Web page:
Wednesday, February 27, 2008

Why Won’t it Stop Snowing?

I read a news report today that New Hampshire just endured its eleventh major snow day this winter. Last winter, living in Seattle, I experienced approximately eleven fewer major snow days. Apparently New Hampshire is nearing an all time snow-fall record; we only need 20 more inches. Even when it’s not snowing, you can still see it piled up high in parking lots and along the road sides. Oh sure, it was new and exciting at first to be living in New England and getting a foot of snow at a time, but I’m getting tired of it. I can’t say the rainy winters growing up in the Pacific Northwest were all that enjoyable, but at least rain seeps into the ground and you don’t have to stare at it for 4 ½ months. And guess what, it’s snowing, again.

Wednesday, February 20, 2008

Read SexGod

I recently read Rob Bell’s newest book called Sex God: Exploring the Endless Connections Between Spirituality and Sexuality. SexGod is a different kind of book than what many of us in Evangelical Christian circles are used to seeing. It doesn’t tell the reader about principals for dating or answer the enduring question: “How far is too far?” Rather, SexGod gives the reader something less systematic and avoids ironclad statements about sexual freedoms and prohibitions. I find this book gives the reader something to chew on and something that will leave you with a lingering aftertaste, yet still packs a punch.

In his book, Bell gives a different twist on how we normally think about sexuality. According to Bell, sexuality is all about connectedness. He writes: “For many, sexuality is simply what happens between two people involving physical pleasure. But that’s only a small percentage of what sexuality is. Our sexuality is all of the ways we strive to reconnect with our world, with each other, and with God.” Bell goes on to say, “Some of the most sexual people I know are celibate." They have focused their “energies for connection” in alternative ways. Ironically, Bell asserts that some of the least sexual people are those that frequently practice physical intercourse. As an example, he cites the Red Light District in Amsterdam as one of the most sexually repressed sections in the whole city. “In the Red light District there’s lots of physical interaction and no connection. There are lots of people having lots of physical sex… and yet it’s not a very sexual place at all.”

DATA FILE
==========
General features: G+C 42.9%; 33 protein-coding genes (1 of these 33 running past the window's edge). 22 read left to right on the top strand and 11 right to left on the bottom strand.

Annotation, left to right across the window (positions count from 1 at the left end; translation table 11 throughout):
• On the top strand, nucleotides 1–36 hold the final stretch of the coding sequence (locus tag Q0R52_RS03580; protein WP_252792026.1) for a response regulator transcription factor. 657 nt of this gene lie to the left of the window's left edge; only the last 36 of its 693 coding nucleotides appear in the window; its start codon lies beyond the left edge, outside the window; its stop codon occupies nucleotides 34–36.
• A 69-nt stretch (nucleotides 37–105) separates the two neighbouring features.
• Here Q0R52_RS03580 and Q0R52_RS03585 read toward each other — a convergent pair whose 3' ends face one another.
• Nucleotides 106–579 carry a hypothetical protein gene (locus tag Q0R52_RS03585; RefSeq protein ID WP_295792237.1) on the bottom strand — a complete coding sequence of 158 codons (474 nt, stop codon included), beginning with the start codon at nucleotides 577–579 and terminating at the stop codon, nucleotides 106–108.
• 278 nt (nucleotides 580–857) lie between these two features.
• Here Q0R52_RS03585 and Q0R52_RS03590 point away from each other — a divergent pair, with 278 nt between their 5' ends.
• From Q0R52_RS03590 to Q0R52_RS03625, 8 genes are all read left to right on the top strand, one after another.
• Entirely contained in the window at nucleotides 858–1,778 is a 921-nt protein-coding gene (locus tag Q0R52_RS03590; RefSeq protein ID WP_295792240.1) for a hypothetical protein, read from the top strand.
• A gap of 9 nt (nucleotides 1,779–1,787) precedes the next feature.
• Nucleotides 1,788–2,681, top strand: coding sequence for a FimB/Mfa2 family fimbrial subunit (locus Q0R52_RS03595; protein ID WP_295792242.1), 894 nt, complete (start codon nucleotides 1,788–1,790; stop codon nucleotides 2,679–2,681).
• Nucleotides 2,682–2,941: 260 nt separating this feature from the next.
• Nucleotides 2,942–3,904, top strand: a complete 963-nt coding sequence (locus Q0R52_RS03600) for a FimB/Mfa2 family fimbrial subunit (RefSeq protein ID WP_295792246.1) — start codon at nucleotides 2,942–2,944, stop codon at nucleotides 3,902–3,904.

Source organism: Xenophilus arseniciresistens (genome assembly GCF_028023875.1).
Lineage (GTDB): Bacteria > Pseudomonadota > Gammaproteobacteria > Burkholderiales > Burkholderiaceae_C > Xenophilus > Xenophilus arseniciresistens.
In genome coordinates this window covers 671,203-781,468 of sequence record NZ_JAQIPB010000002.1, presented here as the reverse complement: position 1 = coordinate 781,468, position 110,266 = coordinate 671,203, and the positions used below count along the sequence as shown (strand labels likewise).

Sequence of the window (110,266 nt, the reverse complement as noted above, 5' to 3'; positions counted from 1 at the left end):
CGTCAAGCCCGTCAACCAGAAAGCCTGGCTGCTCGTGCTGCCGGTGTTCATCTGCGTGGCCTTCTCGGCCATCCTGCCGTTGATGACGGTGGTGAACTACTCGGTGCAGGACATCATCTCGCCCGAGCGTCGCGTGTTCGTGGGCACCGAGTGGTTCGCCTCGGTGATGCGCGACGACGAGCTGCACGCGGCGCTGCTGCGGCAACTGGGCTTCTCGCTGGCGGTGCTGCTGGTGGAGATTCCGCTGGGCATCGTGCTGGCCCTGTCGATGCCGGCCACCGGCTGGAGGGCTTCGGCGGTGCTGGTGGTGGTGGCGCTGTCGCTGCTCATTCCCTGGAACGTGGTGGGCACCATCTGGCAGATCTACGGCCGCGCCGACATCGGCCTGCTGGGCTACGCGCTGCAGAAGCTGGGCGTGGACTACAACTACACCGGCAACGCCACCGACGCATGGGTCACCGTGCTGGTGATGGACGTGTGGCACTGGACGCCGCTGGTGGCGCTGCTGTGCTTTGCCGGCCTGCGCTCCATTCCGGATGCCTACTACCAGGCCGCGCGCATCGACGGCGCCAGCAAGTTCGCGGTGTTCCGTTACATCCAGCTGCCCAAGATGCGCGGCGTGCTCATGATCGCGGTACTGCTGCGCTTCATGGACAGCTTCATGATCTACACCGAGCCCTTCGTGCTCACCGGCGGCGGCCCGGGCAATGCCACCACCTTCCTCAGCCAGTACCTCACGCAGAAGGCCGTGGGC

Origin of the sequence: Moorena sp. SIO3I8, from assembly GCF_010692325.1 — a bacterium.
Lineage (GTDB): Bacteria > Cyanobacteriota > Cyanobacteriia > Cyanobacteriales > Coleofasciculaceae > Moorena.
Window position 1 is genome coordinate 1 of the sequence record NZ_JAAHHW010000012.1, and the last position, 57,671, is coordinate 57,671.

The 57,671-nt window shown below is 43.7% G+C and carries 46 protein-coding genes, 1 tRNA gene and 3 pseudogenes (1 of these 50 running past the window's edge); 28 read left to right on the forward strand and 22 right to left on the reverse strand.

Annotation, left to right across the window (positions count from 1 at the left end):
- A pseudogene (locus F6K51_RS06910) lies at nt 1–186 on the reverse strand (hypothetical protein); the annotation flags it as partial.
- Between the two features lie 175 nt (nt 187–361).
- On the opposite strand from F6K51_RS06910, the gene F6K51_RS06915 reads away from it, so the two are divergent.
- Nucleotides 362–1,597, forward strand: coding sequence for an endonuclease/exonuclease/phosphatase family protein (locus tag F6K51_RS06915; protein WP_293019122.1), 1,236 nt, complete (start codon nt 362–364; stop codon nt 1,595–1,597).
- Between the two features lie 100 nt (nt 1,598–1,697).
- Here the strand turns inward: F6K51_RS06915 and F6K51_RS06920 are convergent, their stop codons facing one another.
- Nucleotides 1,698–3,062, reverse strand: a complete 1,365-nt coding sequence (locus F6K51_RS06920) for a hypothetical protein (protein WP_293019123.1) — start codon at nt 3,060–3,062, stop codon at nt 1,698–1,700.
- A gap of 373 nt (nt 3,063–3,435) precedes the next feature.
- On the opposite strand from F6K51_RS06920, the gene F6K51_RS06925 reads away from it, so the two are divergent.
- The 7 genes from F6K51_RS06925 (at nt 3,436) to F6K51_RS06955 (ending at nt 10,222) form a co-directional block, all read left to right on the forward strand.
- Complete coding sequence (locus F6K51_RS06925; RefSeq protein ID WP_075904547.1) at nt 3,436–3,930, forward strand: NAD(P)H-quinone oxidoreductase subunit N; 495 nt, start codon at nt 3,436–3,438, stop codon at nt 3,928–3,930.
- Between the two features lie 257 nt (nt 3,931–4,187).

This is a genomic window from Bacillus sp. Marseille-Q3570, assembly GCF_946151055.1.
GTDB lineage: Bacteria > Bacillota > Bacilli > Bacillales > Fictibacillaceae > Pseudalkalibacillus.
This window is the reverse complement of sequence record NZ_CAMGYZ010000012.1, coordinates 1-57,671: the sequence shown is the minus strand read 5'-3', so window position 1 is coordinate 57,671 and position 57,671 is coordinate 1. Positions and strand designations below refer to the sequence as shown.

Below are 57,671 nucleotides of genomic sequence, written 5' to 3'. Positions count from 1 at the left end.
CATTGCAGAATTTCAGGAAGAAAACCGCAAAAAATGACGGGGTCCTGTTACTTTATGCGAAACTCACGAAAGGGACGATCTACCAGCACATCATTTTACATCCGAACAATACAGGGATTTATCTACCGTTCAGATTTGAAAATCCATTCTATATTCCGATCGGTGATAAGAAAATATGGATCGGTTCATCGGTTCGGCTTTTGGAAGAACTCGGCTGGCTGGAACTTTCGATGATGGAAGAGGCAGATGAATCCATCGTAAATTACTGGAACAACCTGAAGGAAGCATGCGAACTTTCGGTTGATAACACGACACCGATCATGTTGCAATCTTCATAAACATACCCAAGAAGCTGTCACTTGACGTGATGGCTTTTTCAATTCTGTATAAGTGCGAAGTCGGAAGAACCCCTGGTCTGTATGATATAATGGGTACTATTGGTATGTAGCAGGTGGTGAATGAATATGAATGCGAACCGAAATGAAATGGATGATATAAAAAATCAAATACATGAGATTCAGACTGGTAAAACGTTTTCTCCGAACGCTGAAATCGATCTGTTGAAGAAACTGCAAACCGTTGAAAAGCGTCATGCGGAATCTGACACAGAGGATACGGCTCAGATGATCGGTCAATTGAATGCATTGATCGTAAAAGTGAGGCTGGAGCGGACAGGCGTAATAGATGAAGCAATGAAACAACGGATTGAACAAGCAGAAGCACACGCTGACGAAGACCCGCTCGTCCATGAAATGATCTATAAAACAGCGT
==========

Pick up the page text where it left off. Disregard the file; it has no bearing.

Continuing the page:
I think this is a great book for anyone, but especially if your single or married (yeah, I know). I’m thinking about using in my marriage counseling for the wedding I’m officiating this summer. But that’s a completely separate story. Read SexGod!

Tuesday, February 19, 2008

When Things Don’t Go Quite Right…

On Saturday I spent $182.74 to take three kids inner tubing. I don’t know how I’m going to explain this one to the finance committee at my church. If you’re interested in learning more about how I got myself into this mess, please continue reading.

I was anticipating about 10-20 students coming on my snow tubing trip. My church doesn’t own any vans, so I recruited all five of the young adults from the church to help shuttle kids to a really cool snow park just over the boarder in Massachusetts. To compensate them for their time, I paid for my drivers’ lunches and admission into the park.

For lunch, I had Wal-Mart’s (I know, know…) deli put together enough sub sandwiches to feed 24 people. Judging what it costs for a 15” sub that can feed three people that cost about six bucks I figured it would cost me less than $50 to feed everyone. When I picked up the sandwiches Saturday morning I was a little perturbed to find out that my order would set me back more $74 (obviously I didn’t know what I was buying and too dumb to ask what it would cost). But it’s only 8:00 AM at this point so I keep my head in the game. By 9:15 A.M it’s time to head off to the snow park and I have 6 adults (including myself) and 3 students standing in the lobby of the church wondering if anyone else is going to show up. We wait 5 more minutes before loading into the cars (we only needed two). So that’s pretty much it. Way too many drivers, way too many volunteers, way too much food and way too much money spent on food, and not enough kids to justify it all.

Friday, February 15, 2008

Thoughts on NIU Shooting